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Registered: May, 2013
| Lens Review Date: April 17, 2014 ||I can recommend this lens: Yes |
| Rating: 9 |
This lens is exactly what I was looking for (apart from the weight, but this is a minor gripe for me). You can shoot from 28mm to 300mm, which is ideal for travels, outdoors and special occasions.
It's pretty sharp up to about 200mm and softens quite a bit at 300, but stopping it down to F/11 sharpens it up. At focal lengths of up to 200mm, F/9 seems to be the sweetest spot for this copy. It's reasonably sharp and detailed for most of the range with good color and contrast (I like it more than Sigma's).
Build quality is good - with a metal lens mount and metal extension tube. Zoom lock can only be switched at 28mm, but my copy doesn't creep that much anyway. Focus ring is the typical short-throw type, common to hyperzoom AF lenses, but it works ok.
The biggest gripe could be that it hunts in low light situations, but honestly, I wasn't expecting anything stellar in this regard, so I just stick to shooting in good light condition with this one and switch to fast prime lens indoors or in poor light.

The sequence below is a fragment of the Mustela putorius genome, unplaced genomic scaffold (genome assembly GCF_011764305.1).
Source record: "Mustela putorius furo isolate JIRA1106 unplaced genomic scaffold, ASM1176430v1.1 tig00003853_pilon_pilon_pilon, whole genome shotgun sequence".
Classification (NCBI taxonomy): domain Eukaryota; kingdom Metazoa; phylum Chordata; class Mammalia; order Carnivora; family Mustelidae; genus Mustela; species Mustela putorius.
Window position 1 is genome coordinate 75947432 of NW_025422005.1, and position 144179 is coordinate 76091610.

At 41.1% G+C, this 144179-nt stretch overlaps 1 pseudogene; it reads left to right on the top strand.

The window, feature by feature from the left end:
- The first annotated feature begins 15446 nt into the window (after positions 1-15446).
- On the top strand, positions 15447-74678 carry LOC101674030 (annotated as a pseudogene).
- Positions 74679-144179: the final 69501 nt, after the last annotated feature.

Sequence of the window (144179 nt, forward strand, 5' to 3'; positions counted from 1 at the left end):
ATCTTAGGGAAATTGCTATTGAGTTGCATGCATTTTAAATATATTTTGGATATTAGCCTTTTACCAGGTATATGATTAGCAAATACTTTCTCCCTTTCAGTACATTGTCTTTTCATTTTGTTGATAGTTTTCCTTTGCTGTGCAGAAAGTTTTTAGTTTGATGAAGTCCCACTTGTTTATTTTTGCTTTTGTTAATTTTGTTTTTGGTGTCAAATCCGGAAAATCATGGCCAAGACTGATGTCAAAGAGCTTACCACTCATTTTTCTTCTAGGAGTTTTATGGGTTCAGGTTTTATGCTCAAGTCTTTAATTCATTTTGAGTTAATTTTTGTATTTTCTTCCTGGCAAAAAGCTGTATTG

All in all, it delivers about as much as you can reasonably ask of any hyperzoom lens. And with that said, I can absolutely recommend this lens if you can find it for a good price.
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Registered: November, 2009
3 users found this helpful
| Lens Review Date: December 2, 2011 ||I can recommend this lens: Yes |
| Rating: 8 |
I bought this lens used from another forum member, and I gotta say, the bang-to-buck ratio is quite good on this one. Though many prefer a wider-angle superzoom more in the 18-250 range, this one is preferable for me, because my shooting gravitates more toward the tele end.
This lens is pretty sharp up to 200mm, and while it does soften up a lot at 300mm, stopping it down to f11 sharpens it up a bit. You're much better off sticking to 200mm or lower for the best IQ. At focal lengths of up to 200mm, f8 seems to be the sweet spot. Comparing it with my Tamron SP 60-300mm Model 23A (an exceptionally sharp and well-regarded MF zoom), the 60-300 murders the 28-300 at the long end. Up to about 200mm, the difference is less noticeable. The 28-300 has a bit less PF than the 60-300, so that's one advantage. As long as lighting is adequate (or you have a camera with excellent high-ISO performance, like the K-x) and you stop it down a bit, it's capable of taking sharp, nicely saturated photos with good detail, even when viewed at full resolution.